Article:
Snort episodes can last just a few seconds or a minute, and they are very short-lived and quite unlikely to be repeated soon after the first one is done.
How to diagnose a reverse Sneeze?
In case you have noticed that the reverse sneezes – or snorts – are worthy of a vet visit as they can be a sign of something that needs your attention, your vet will try to first get their medical history of your dog and check them for clinical signs.
Most vets will check your dog’s nose, mouth, and nasal passages for foreign bodies that may be obstructing the airflow, irritating the dog, or is making breathing harder.
They will then try to rule out other causes of abnormal breathing and snorting. They will try to rule things like an upper respiratory tract infection, nasal tumors, collapsing trachea, and so on
How to treat Snorting?
In the majority of cases with reverse sneezes, there will be no medical treatment required. In fact, I would say 99% of the times your dog will do something like snorts, it will go away on its own and you wouldn’t even remember it happened one hour later.
I would recommend just letting them be and get on with your day. The easiest and probably the most effective way to help would be to give them some fresh water to drink. If you want to go an extra step, you can stroke their neck gently and try to calm them down.
Once your dog exhales through their nose again, the snorting episode is over and they will get back to what they were doing before.
As mentioned before, most reverse sneeze episodes will last less than one minute, so you wouldn’t need to worry about it at all.
If the reverse sneezes are excessive and you do take them to the vet, they may prescribe them an anti-inflammatory, decongestant, or antihistamine medications to help them.
One thing to remember
While reverse sneezes are nothing to worry about, you should remember that you should stay calm. Yes, you. If you panic or become visibly worried by your dog’s snorts, you can actually make your dog anxious.
A long snorting episode can make your dog a little stressed on its own, but you can make it worse if you also become stressed by it. So, calm down and keep it together and try to calm your dog down. I find that simply petting them and talking to them in a calm and assuring voice helps greatly calming them down after small things like this, and in a minute they are back to normal.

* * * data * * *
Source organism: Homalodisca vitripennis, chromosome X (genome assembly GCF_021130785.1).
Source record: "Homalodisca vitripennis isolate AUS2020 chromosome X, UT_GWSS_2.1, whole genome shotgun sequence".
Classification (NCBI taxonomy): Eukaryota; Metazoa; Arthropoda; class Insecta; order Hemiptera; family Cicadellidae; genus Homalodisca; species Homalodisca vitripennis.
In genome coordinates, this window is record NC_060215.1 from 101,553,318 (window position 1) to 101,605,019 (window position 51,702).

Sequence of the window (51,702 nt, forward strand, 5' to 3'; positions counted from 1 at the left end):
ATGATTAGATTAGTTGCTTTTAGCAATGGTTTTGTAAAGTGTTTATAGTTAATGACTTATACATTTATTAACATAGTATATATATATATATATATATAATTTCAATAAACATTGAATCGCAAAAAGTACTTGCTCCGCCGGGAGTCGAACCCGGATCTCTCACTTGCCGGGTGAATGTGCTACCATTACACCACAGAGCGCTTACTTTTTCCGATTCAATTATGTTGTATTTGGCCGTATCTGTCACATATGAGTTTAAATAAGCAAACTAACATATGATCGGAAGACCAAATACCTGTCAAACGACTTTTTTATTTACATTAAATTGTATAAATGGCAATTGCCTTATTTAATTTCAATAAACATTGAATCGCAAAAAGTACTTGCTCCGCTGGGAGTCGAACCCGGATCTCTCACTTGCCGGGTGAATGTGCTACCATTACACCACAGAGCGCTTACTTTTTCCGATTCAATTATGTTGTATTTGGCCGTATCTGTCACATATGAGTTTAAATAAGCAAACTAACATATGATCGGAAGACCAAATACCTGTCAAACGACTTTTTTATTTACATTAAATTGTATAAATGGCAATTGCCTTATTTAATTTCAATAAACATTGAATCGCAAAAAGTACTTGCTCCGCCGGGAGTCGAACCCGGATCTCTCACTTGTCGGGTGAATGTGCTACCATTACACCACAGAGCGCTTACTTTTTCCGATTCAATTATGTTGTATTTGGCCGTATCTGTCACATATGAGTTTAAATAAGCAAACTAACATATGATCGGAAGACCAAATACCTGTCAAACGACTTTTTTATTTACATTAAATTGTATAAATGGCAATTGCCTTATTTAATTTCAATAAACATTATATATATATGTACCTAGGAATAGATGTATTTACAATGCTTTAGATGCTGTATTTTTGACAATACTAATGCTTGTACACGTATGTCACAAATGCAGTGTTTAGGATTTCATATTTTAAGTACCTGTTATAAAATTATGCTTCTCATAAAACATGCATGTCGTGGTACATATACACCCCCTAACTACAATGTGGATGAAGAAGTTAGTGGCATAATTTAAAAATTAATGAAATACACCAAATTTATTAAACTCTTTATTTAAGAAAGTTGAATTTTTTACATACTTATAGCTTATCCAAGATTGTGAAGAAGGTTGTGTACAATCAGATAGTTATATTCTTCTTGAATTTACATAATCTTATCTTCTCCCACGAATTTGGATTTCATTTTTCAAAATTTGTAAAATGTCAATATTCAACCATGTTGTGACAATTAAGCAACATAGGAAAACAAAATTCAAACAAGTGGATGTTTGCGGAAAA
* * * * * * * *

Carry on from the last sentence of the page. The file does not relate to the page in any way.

I also find that classical music calms down my dog, so you might want to try this out yourself and see if it works.
Do Dogs Snort when they’re excited?
Dogs will sneeze and snort when they are happy and excited, and they will sneeze to tell the other dogs – or whoever is watching – that they are playing and enjoying their time and are not unfriendly.
Why does my dog snort when I pet him?
Your dog may snort when you pet them because they are excited and are telling you that they’re enjoying their time. They may also be telling you that they want to play.
Why Does My Dog Snort at me?
Your dog doesn’t snort at you, but rather happen to be looking at you while snorting. It’s important to distinguish between a snort – also known as a reverse sneeze – and a snort. A snort is your dog forcing air out of their lungs through their nose and they do it to get rid of something that is irritating their noses or because something is blocking the airway.
Why does my dog snort like he can’t breathe?
If your dog is snoring and trying to take long breaths but seems unable to do so, there may be something that is obstructing their airway and they are feeling choking. Depending on how hard they seem to be struggling, you may need to intervene and help them clear the airway by either giving them water or gently stroking their neck area.